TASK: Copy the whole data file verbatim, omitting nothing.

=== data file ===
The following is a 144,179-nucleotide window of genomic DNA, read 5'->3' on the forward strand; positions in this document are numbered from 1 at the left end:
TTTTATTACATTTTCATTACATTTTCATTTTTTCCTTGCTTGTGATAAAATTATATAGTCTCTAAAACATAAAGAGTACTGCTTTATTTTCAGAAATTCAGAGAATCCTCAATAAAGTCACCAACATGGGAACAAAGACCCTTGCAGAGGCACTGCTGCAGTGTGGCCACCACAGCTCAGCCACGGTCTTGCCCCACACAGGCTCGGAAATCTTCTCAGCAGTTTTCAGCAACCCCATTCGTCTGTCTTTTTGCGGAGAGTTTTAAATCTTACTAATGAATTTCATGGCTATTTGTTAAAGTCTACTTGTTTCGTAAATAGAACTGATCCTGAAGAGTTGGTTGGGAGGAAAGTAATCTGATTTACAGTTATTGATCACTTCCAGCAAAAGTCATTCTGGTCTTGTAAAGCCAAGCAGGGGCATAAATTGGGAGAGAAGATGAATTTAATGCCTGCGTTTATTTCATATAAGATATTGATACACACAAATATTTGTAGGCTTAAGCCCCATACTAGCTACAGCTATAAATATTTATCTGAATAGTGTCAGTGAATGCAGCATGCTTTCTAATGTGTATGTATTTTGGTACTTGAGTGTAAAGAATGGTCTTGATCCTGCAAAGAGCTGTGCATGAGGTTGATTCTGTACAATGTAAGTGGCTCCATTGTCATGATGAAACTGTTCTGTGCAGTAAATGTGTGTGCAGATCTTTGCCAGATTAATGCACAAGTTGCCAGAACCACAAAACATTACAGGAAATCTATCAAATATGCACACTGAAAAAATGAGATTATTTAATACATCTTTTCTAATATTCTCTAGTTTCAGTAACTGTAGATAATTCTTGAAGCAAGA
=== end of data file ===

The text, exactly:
The following is a 144,179-nucleotide window of genomic DNA, read 5'->3' on the forward strand; positions in this document are numbered from 1 at the left end:
TTTTATTACATTTTCATTACATTTTCATTTTTTCCTTGCTTGTGATAAAATTATATAGTCTCTAAAACATAAAGAGTACTGCTTTATTTTCAGAAATTCAGAGAATCCTCAATAAAGTCACCAACATGGGAACAAAGACCCTTGCAGAGGCACTGCTGCAGTGTGGCCACCACAGCTCAGCCACGGTCTTGCCCCACACAGGCTCGGAAATCTTCTCAGCAGTTTTCAGCAACCCCATTCGTCTGTCTTTTTGCGGAGAGTTTTAAATCTTACTAATGAATTTCATGGCTATTTGTTAAAGTCTACTTGTTTCGTAAATAGAACTGATCCTGAAGAGTTGGTTGGGAGGAAAGTAATCTGATTTACAGTTATTGATCACTTCCAGCAAAAGTCATTCTGGTCTTGTAAAGCCAAGCAGGGGCATAAATTGGGAGAGAAGATGAATTTAATGCCTGCGTTTATTTCATATAAGATATTGATACACACAAATATTTGTAGGCTTAAGCCCCATACTAGCTACAGCTATAAATATTTATCTGAATAGTGTCAGTGAATGCAGCATGCTTTCTAATGTGTATGTATTTTGGTACTTGAGTGTAAAGAATGGTCTTGATCCTGCAAAGAGCTGTGCATGAGGTTGATTCTGTACAATGTAAGTGGCTCCATTGTCATGATGAAACTGTTCTGTGCAGTAAATGTGTGTGCAGATCTTTGCCAGATTAATGCACAAGTTGCCAGAACCACAAAACATTACAGGAAATCTATCAAATATGCACACTGAAAAAATGAGATTATTTAATACATCTTTTCTAATATTCTCTAGTTTCAGTAACTGTAGATAATTCTTGAAGCAAGA